THE first thing that hit the eye on the approach to the Middle Park Bowling Club in St Kilda on election night was the sea of red T-shirts and the first thing to hit the ear was a volley of thundering cheers.
In the large club room, giant TV screens were beaming the news that former PM Tony Abbott was gone in Warringah, and this, it turned out, was the cause for the jubilation at Labor’s Macnamara election watch.
But as 7.30 gave way to 8 and 8.30, beers warmed in nervous clutches and the democracy sausages on the buffet turned tepid, as a leaden glumness descended. Labor’s national seat tally had not been surpassing the Coalition’s, and was soon falling well behind. Could this be happening?
At 9.15, ABC-TV election analyst Antony Green uttered the words on everybody’s mind – he predicted the Coalition would prevail, and just after 9.30, Green called it for the government.
The room was not so much angry, as stunned. The red shirts desperately needed some cheer – not of the amber liquid kind but of the political kind. They got it with the news that Josh Burns had secured Macnamara.
Late on Saturday night, Burns had a primary vote of 7435, a 7.08 per cent swing to the ALP, placing him ahead of Liberal candidate Kate Ashmor at 7238 and Greens candidate Steph Hodgins-May at 6069. But on a two-party preferred basis, Burns held 5456 votes to Ashmor’s 3304. Labor strategists said it was the biggest Liberal-to-ALP swing in Australia.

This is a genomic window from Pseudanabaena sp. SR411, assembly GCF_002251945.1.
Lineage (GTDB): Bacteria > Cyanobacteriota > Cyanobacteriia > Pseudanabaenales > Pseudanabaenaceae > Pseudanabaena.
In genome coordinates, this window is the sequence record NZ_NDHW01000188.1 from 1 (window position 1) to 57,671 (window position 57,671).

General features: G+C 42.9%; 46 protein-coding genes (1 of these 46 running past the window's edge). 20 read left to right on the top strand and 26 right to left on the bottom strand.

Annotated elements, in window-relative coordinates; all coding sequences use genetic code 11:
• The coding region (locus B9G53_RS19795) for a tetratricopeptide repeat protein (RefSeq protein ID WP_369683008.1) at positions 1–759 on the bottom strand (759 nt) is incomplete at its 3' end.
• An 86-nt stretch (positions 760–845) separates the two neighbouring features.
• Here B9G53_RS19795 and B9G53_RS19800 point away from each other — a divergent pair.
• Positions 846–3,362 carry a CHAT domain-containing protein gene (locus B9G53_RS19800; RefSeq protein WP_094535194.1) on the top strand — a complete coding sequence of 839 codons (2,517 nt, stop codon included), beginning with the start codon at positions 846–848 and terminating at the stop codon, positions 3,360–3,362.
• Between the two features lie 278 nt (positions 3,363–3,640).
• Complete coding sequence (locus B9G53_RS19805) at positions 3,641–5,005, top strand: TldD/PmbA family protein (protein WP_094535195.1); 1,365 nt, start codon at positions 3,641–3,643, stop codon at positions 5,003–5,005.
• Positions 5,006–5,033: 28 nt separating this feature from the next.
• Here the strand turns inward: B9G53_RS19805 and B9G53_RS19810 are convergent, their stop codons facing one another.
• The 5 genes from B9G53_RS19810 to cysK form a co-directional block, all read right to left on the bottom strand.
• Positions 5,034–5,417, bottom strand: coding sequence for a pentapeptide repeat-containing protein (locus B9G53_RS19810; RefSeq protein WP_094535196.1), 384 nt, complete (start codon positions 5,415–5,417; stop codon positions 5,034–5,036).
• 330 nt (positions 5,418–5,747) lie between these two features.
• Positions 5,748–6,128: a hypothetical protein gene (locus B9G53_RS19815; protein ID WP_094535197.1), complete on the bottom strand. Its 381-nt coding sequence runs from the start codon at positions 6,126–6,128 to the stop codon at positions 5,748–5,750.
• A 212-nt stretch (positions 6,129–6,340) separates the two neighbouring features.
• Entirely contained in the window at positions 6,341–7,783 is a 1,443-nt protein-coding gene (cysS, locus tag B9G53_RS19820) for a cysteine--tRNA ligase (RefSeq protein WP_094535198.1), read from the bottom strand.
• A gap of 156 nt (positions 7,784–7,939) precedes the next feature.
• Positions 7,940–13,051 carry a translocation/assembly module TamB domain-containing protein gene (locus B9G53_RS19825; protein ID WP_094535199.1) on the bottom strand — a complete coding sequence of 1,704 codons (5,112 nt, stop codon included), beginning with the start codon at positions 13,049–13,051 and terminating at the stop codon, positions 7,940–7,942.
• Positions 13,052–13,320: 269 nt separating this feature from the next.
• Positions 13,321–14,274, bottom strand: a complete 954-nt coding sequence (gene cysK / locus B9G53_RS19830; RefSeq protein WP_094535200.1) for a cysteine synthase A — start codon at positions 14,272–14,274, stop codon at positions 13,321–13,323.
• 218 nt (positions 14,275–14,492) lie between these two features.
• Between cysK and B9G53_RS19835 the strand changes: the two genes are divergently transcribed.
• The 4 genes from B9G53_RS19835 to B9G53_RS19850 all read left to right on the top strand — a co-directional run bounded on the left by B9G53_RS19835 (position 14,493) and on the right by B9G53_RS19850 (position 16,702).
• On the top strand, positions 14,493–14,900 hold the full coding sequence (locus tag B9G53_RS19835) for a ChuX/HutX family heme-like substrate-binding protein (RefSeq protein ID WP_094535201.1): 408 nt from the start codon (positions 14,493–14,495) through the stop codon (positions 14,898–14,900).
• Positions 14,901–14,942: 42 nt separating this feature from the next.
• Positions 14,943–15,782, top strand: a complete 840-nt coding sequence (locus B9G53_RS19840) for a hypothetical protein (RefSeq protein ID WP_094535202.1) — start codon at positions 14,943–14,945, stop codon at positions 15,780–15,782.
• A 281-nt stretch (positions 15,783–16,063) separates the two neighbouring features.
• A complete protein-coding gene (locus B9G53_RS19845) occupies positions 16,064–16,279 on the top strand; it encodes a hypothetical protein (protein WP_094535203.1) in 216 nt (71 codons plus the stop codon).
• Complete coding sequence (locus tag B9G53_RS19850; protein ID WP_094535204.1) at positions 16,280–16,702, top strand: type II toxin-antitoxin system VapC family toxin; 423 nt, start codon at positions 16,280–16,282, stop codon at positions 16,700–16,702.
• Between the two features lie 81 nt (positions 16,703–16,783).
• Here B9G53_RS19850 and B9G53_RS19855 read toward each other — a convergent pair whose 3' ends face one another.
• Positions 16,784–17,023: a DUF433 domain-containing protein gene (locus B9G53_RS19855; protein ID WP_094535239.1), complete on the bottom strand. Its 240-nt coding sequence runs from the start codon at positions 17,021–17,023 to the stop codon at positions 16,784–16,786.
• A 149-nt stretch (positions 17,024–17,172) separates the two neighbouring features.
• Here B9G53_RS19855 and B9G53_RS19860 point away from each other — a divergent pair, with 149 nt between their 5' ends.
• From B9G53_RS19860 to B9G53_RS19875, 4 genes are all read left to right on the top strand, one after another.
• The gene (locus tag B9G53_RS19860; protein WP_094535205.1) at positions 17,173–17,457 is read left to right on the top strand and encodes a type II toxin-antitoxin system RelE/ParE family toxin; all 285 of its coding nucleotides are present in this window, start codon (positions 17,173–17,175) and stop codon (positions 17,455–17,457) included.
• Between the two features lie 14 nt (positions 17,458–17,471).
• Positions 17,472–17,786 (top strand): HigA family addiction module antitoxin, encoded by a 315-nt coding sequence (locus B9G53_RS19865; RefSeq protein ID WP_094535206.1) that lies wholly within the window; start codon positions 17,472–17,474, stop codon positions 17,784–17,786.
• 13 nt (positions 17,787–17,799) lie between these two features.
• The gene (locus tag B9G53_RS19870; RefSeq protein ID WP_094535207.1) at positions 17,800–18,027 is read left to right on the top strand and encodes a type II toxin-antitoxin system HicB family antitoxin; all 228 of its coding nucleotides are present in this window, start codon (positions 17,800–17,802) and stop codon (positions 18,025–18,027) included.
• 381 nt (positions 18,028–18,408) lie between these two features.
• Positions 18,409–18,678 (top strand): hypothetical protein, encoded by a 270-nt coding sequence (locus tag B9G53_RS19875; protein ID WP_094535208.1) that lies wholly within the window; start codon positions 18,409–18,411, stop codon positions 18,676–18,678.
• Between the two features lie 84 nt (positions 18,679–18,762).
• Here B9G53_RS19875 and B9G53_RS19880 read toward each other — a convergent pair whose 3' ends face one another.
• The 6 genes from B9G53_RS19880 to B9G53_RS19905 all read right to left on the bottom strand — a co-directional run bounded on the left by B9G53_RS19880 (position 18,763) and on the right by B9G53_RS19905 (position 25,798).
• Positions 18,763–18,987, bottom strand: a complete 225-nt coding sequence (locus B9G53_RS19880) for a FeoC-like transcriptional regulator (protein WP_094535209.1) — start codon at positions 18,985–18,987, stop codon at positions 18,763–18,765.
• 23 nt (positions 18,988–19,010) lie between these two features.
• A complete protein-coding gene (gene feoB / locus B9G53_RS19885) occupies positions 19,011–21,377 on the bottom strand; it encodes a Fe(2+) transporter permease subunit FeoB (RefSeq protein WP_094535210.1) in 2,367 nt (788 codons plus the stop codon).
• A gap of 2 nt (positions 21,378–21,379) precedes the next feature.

As one campaign worker put it, “There were three things I wanted from tonight. Josh Burns to win – I worked my a*** off for him – Abbott to lose, and Labor to win government. But, as Meat Loaf sang, ‘two out of three ain’t bad’.”
When Burns entered the club room, the crowd erupted in chants of “Josh, Josh, Josh”. Burns told the crowd, “For 118 years we’ve held the seat of Melbourne Ports and tonight we hold the seat of Macnamara … this is not my campaign, this is our campaign.”
Asked by The AJN what it felt like to be the first Member for Macnamara, the Jewish candidate reflected, “I’m really proud of my team and I’m proud of all of their efforts … Michael [Danby] for 21 years has served this seat with distinction, but it’s time for a change and I hope to serve the people well.” Quizzed about the national outcome, he added, “It’s a good night locally, but maybe a rough night across the country.”
A short distance away at The Post on Inkerman Street, St Kilda, Jewish Liberal candidate Kate Ashmor, surrounded by campaign workers glued to a TV screen, was philosophical about her outcome, but buoyed by the Coalition’s unexpected national win. Before inviting supporters to last drinks from the bar, she told The AJN, “Unless there’s something special that happens [in Macnamara], Labor, as usual, are on track to win … off the back of Greens preferences.”
But then she brightened, “It’s been an incredibly positive day. The mood on the ground was completely different to what it was six months ago … Many people across the electorate have taken blue-only how-to-vote cards.”
Meanwhile, Treasurer Josh Frydenberg withstood a challenge from the Greens’ Julian Burnside to hold Kooyong, while Julian Leeser was re-elected in his safe Liberal seat of Berowra.
The Jewish contingent in the next parliament will be rounded out by shadow attorney-general Mark Dreyfus, who increased his margin in Isaacs with a 5.3 per cent swing, and Labor MP Mike Freelander, who held on to Macarthur in Sydney’s southwest.
There will however be one less Jewish MP following the defeat of independent Kerryn Phelps in Wentworth, NSW’s most populous Jewish electorate, by Liberal candidate and former Australian ambassador to Israel Dave Sharma.
Full election coverage in this week’s AJN.